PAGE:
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Whose ox was gored? COA upholds inconsistent verdicts

State v. Corey Stauner, 2019AP81-CR, District 3, 3/10/20, (1-judge opinion, ineligible for publication); case activity (including briefs)

This seems wrong. The State charged Stauner with resisting an officer and bail jumping for committing that crime. The jury acquitted him of resisting an officer but found him guilty of bail jumping. The court of appeals recognized that the 2 verdicts were inconsistent, but said that this result was permissible pursuant to State v. Rice, 2008 WI App 10, 307 Wis. 2d 335, 743 N.W.2d 517 (2007).

In Rice a jury convicted a defendant of bail jumping while acquitting him of burglary, the crime underlying the bail jumping charge. Rice held that the inconsistent verdicts did not matter under U.S. v. Powell, 469 U.S. 57, 65 (1984), a case  where SCOTUS let inconsistent verdicts stand because it was impossible to know “whose ox had been gored”–the defendant’s or the government’s.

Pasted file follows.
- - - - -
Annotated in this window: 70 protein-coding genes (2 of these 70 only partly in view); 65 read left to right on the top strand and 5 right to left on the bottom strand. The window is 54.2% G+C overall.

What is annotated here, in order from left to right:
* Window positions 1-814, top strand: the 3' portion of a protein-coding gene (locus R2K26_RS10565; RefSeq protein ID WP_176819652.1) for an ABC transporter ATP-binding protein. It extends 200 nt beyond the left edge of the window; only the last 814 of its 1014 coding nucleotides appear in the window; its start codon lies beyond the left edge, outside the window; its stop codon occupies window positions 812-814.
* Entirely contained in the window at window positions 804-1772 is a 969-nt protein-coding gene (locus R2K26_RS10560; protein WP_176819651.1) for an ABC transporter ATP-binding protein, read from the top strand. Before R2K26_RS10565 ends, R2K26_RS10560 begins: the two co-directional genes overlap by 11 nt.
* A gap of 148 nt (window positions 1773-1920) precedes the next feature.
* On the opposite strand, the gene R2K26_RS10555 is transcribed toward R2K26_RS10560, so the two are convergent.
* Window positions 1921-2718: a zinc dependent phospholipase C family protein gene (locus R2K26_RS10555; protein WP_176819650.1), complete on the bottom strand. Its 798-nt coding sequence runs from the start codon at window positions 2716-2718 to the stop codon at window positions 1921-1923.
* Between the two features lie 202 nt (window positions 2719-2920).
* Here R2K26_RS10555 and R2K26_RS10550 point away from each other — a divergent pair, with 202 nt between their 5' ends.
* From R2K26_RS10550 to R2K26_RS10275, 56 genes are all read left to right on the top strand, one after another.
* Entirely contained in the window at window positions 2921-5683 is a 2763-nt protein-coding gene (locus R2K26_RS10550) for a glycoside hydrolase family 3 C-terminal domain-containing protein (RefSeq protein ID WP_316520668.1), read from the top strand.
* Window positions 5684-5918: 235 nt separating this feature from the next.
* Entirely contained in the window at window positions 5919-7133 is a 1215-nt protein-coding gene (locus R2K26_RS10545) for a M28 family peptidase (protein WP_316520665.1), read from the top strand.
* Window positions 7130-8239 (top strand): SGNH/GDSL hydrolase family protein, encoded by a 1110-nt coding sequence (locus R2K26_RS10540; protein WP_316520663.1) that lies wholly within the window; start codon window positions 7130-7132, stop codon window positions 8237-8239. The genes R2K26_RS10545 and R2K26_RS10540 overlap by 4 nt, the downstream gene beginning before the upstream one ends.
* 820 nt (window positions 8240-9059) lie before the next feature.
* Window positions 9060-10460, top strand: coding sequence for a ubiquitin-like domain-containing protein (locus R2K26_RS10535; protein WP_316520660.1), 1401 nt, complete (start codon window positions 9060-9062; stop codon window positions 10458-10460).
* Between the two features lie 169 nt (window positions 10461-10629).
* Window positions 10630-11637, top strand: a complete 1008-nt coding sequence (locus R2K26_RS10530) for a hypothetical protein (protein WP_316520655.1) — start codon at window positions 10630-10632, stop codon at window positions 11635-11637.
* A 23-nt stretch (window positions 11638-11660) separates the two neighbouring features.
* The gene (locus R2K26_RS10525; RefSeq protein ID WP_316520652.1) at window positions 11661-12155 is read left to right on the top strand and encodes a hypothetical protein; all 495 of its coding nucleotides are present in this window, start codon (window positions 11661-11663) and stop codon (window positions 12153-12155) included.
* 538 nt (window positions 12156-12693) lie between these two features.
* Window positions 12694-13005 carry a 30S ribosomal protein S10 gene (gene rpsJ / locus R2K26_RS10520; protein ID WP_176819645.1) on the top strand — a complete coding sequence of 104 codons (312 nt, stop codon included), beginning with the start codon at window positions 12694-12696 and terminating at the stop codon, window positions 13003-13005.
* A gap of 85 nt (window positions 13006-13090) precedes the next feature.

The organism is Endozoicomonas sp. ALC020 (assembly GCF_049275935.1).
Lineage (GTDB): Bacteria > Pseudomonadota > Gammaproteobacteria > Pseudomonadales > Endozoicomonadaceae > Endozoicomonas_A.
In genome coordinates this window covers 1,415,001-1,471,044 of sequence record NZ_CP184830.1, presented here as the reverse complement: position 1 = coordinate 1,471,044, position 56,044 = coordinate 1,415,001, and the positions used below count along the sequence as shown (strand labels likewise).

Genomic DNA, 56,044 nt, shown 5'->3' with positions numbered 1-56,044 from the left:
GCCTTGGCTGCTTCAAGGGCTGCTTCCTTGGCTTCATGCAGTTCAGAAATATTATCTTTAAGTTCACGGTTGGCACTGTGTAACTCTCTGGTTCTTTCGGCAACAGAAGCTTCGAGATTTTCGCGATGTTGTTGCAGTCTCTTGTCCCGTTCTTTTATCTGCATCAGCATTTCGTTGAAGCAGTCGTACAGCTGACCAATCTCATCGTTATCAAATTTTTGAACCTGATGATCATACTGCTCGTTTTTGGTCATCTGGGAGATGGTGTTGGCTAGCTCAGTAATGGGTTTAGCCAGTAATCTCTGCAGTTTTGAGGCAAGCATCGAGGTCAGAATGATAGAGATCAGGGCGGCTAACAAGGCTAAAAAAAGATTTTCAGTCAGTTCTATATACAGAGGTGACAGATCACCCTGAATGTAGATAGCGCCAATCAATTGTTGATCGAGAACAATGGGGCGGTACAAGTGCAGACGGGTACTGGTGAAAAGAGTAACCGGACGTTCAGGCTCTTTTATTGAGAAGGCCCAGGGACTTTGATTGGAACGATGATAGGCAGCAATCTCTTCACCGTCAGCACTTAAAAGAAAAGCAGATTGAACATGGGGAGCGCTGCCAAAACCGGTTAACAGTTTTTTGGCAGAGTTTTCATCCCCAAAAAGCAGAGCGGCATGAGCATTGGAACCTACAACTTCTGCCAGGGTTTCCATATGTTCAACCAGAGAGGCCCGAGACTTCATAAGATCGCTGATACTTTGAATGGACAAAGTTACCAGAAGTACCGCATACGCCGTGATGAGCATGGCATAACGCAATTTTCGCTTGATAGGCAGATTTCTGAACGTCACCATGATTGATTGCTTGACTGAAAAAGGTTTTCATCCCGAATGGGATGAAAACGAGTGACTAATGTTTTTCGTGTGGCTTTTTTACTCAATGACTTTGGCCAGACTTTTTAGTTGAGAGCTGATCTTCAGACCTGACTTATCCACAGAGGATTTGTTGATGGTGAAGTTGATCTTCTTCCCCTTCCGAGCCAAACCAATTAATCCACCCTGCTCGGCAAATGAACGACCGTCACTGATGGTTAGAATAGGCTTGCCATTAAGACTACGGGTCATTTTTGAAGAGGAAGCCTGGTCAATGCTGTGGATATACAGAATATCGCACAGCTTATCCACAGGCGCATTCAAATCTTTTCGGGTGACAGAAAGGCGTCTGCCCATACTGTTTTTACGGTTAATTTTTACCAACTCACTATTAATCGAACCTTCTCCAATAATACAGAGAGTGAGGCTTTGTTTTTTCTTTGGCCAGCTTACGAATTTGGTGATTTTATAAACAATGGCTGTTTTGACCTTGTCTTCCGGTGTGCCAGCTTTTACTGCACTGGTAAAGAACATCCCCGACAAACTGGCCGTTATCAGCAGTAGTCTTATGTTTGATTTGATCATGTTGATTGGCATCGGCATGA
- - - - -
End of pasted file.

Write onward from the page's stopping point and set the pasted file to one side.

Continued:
Following Rice, the court of appeals noted that it may only review the sufficiency of the evidence supporting the jury’s conviction for bail-jumping (which requires proof of resisting an officer). Furthermore, its review must be highly deferential to the jury verdict. Opinion, ¶12. That stacked the appellate deck against Stauner.

The State’s evidence of resisting an officer was marginal–as demonstrated by the inconsistent verdicts.  But looking at the bail-jumping conviction in isolation and applying a deferential standard of review ensured that Stauner’s ox would be gored on appeal. The same will be true in virtually all appeals involving inconsistent verdicts. tie goes to the State. The appellant in Rice did not file a petition for review. And Powell did not involve the acquittal of a crime supporting a bail jumping charge. So maybe it is time to revisit this issue.

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